Halloween originated with an ancient Celtic festival called Samhain (pronounced Sah-ween or Sow-in). The Celtic New Year began on November 1. On the last day of the Celtic year, October 31, the Celts believed that ghosts roamed the world that night, causing harm to crops and creating mischief. So on October 31, the Celts dressed in scary costumes, parading around the village in the hopes of scaring away the mischievous spirits.
When Christianity arrived in Ireland, the church named November 1 as All Saints Day to honor saints and martyrs in an attempt replace or over shadow Samhain. Trick-or-treating originated from an All Souls Day tradition. People walked from village to village begging for “soul cakes.” In exchange for the “soul cakes,” a prayer would be said for the giver of the bread. The more bread they gave away the more people they had praying for their souls. In the 1500s, All Saint’s Day becomes All Hallows’ Day, and Samhain had become known as All Hallows’ Evening. Then eventually Hallow Evening became Halloween.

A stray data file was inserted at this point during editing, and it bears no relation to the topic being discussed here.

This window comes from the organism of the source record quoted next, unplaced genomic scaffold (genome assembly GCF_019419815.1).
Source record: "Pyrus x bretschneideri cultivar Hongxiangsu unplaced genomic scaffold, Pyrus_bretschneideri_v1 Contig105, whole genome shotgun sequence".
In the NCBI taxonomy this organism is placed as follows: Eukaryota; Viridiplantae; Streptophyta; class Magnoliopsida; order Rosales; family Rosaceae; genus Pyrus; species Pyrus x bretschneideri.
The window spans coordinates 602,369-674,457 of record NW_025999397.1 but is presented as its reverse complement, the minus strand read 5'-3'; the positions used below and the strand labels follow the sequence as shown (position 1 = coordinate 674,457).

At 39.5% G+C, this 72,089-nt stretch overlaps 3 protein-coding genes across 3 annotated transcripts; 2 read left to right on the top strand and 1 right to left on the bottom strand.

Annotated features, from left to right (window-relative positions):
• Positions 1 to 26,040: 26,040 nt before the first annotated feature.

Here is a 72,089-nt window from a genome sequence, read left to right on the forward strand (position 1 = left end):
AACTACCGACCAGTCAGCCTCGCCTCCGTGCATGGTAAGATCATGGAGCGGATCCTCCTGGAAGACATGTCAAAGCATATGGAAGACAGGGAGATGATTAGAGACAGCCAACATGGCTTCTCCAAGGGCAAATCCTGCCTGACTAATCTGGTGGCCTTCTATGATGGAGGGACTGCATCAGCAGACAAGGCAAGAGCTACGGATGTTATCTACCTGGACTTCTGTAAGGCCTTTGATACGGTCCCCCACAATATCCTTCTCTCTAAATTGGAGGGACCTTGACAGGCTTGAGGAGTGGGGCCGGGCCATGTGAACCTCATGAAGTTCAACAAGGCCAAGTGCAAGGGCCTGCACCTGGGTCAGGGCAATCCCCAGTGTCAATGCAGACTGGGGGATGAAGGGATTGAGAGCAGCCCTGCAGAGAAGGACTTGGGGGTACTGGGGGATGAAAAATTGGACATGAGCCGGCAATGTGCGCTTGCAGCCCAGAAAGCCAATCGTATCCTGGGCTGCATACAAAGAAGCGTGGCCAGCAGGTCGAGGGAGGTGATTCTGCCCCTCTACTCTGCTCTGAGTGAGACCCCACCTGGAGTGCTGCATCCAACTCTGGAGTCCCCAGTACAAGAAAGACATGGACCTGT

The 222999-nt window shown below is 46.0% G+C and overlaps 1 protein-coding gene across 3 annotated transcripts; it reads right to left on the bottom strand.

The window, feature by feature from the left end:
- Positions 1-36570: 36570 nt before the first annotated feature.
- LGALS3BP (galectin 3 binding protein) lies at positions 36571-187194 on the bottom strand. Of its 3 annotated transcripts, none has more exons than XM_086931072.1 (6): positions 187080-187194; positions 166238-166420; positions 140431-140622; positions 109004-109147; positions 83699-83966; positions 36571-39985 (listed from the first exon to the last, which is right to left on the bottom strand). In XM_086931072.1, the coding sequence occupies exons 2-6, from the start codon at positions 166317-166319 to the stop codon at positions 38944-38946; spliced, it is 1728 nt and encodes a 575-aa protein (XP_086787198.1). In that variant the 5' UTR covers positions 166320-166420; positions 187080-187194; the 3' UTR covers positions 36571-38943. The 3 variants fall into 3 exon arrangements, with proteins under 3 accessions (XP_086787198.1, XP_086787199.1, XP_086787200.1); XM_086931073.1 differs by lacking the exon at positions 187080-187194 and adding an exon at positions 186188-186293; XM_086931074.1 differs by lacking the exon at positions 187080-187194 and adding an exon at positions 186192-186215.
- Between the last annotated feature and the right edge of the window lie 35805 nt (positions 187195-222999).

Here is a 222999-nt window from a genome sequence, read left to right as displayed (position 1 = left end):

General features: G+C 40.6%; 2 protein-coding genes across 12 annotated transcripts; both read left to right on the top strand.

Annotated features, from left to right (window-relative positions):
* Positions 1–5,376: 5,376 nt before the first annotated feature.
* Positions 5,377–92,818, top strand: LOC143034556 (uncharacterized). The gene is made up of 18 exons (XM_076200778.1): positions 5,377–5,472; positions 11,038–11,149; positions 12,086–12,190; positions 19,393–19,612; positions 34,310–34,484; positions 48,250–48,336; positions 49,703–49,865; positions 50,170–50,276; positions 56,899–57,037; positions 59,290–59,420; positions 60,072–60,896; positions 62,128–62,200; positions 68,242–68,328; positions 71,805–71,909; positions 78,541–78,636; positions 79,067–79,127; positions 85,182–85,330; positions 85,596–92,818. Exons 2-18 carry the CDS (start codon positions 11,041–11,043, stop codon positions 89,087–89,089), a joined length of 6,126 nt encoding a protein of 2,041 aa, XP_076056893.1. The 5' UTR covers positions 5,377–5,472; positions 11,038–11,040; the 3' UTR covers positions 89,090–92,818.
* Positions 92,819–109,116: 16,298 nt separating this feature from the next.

The Celtic Owl
The word “cailleach” in the Scottish-Gaelic means old woman!, Owl in Gaelic is “cauileach-oidhche” , believe it or not it means “night-cockerel” or “white old woman of the night.” Because the owl was most often associated with the Crone aspect of the Celtic Hag Goddess “Cailleach”. The owl is often a guide to and through the Underworld, a creature of keen sight in darkness, and a silent and swift hunter. Celtic folklore says the wise owl can give you wisdom by helping unmask those who would deceive you or take advantage of you. “Hoo” knew?
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